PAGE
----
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The Commission completed a greenhouse gas (GHG) emissions inventory for a baseline year of 2017, calculated using the Intergovernmental Panel on Climate Change (IPCC) Guidelines for National Greenhouse Gas Inventories, which focuses on GHG emissions and removals from anthropogenic (man-made) sources and activities. Commission staff worked with regional and state GHG practitioners and data experts to develop the methodology for the inventory, largely utilizing the methods outlined in the Intergovernmental Panel on Climate Change (IPCC) Guidelines for National Greenhouse Gas Inventories.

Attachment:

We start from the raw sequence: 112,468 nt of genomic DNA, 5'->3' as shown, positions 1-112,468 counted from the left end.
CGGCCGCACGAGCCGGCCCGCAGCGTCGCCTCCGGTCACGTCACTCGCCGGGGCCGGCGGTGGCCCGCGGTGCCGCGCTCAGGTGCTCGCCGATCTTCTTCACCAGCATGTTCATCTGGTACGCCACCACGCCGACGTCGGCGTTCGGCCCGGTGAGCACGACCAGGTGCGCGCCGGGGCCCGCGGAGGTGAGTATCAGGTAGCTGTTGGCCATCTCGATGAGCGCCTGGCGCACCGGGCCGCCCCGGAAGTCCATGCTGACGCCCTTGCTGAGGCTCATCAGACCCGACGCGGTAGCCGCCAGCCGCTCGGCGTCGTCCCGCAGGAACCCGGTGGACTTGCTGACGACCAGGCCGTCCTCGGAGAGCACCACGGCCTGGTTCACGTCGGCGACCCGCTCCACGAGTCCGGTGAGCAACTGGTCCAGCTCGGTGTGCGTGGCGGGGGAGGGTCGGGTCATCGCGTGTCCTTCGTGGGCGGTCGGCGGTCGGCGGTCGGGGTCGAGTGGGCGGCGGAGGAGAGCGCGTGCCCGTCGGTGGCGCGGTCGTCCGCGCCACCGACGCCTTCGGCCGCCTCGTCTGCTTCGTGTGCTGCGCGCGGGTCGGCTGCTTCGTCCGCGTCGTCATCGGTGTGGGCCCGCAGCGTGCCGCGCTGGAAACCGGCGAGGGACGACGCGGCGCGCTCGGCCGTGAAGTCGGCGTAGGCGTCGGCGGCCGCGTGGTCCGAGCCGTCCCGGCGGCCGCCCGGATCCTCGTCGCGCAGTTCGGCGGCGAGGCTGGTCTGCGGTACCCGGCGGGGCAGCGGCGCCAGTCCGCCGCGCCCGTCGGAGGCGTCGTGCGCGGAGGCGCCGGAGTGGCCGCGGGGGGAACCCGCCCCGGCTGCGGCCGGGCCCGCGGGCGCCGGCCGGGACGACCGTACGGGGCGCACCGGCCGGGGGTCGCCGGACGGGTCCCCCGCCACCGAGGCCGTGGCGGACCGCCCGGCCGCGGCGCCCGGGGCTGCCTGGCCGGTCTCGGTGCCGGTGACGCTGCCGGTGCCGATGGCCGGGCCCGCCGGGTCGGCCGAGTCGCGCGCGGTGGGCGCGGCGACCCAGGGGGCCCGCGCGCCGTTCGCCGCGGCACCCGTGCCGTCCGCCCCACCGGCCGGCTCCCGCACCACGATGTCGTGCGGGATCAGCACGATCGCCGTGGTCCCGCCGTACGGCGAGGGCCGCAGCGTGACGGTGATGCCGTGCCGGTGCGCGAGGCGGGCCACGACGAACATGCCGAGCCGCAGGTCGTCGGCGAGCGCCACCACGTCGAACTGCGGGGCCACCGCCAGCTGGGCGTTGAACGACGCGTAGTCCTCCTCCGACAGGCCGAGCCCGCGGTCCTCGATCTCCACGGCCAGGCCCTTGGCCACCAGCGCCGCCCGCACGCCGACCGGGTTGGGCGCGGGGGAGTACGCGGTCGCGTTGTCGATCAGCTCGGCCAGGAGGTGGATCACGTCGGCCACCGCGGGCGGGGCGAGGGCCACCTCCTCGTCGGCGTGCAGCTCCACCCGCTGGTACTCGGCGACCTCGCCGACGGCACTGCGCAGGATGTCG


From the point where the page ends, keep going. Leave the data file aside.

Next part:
The 2018 Regional Policy Plan includes a Cape Cod Commission planning action to encourage and engage communities to better understand regional GHG emissions, specifically to develop an estimated baseline of GHG emissions for the region using available models and data.

This inventory provides a better understanding of the sources of emissions on Cape Cod, informing the development of the Cape Cod Climate Action Plan and giving communities the information to understand the contributing factors to Cape Cod’s GHG emissions, helping the region set policies to reduce them.

Greenhouse Gas Inventory Info Graphic

The largest sources of emissions on Cape Cod are from the transportation and energy sectors, followed by waste, industrial processes, and agriculture. Land use and forestry sequester 9% of the carbon emissions generated on Cape Cod.